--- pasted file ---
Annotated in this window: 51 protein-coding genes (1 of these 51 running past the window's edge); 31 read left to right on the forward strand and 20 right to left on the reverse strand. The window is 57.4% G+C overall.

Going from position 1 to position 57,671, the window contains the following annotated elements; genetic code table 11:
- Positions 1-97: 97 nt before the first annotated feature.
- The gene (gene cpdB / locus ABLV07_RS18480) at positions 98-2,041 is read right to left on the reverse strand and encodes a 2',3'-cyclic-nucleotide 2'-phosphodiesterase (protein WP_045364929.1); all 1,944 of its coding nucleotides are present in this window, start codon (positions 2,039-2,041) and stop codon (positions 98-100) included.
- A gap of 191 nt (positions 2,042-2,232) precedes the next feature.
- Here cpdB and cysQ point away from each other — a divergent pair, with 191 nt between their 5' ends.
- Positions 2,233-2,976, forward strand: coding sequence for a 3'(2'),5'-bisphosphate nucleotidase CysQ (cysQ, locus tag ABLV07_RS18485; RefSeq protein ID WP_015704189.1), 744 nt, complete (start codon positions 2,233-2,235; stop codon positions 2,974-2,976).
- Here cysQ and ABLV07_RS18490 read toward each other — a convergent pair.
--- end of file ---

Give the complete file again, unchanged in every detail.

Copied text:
Annotated in this window: 51 protein-coding genes (1 of these 51 running past the window's edge); 31 read left to right on the forward strand and 20 right to left on the reverse strand. The window is 57.4% G+C overall.

Going from position 1 to position 57,671, the window contains the following annotated elements; genetic code table 11:
- Positions 1-97: 97 nt before the first annotated feature.
- The gene (gene cpdB / locus ABLV07_RS18480) at positions 98-2,041 is read right to left on the reverse strand and encodes a 2',3'-cyclic-nucleotide 2'-phosphodiesterase (protein WP_045364929.1); all 1,944 of its coding nucleotides are present in this window, start codon (positions 2,039-2,041) and stop codon (positions 98-100) included.
- A gap of 191 nt (positions 2,042-2,232) precedes the next feature.
- Here cpdB and cysQ point away from each other — a divergent pair, with 191 nt between their 5' ends.
- Positions 2,233-2,976, forward strand: coding sequence for a 3'(2'),5'-bisphosphate nucleotidase CysQ (cysQ, locus tag ABLV07_RS18485; RefSeq protein ID WP_015704189.1), 744 nt, complete (start codon positions 2,233-2,235; stop codon positions 2,974-2,976).
- Here cysQ and ABLV07_RS18490 read toward each other — a convergent pair.